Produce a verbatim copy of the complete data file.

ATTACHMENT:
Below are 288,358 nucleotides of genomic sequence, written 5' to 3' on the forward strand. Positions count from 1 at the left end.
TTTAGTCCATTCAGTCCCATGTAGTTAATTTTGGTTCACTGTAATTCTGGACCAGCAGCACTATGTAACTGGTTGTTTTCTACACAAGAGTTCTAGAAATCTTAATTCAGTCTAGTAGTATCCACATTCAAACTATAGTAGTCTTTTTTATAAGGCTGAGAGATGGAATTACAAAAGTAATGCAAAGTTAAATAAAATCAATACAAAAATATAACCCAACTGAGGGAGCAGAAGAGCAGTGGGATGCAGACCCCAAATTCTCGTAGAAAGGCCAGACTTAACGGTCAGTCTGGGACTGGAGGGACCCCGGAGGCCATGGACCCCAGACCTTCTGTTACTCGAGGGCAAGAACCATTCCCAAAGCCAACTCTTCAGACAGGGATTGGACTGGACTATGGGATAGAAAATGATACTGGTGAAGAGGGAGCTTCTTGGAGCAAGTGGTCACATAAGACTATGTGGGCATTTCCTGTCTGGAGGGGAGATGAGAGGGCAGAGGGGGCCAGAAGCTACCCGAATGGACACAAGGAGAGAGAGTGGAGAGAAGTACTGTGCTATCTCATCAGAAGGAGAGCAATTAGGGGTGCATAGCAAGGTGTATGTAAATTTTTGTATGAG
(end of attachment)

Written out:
Below are 288,358 nucleotides of genomic sequence, written 5' to 3' on the forward strand. Positions count from 1 at the left end.
TTTAGTCCATTCAGTCCCATGTAGTTAATTTTGGTTCACTGTAATTCTGGACCAGCAGCACTATGTAACTGGTTGTTTTCTACACAAGAGTTCTAGAAATCTTAATTCAGTCTAGTAGTATCCACATTCAAACTATAGTAGTCTTTTTTATAAGGCTGAGAGATGGAATTACAAAAGTAATGCAAAGTTAAATAAAATCAATACAAAAATATAACCCAACTGAGGGAGCAGAAGAGCAGTGGGATGCAGACCCCAAATTCTCGTAGAAAGGCCAGACTTAACGGTCAGTCTGGGACTGGAGGGACCCCGGAGGCCATGGACCCCAGACCTTCTGTTACTCGAGGGCAAGAACCATTCCCAAAGCCAACTCTTCAGACAGGGATTGGACTGGACTATGGGATAGAAAATGATACTGGTGAAGAGGGAGCTTCTTGGAGCAAGTGGTCACATAAGACTATGTGGGCATTTCCTGTCTGGAGGGGAGATGAGAGGGCAGAGGGGGCCAGAAGCTACCCGAATGGACACAAGGAGAGAGAGTGGAGAGAAGTACTGTGCTATCTCATCAGAAGGAGAGCAATTAGGGGTGCATAGCAAGGTGTATGTAAATTTTTGTATGAG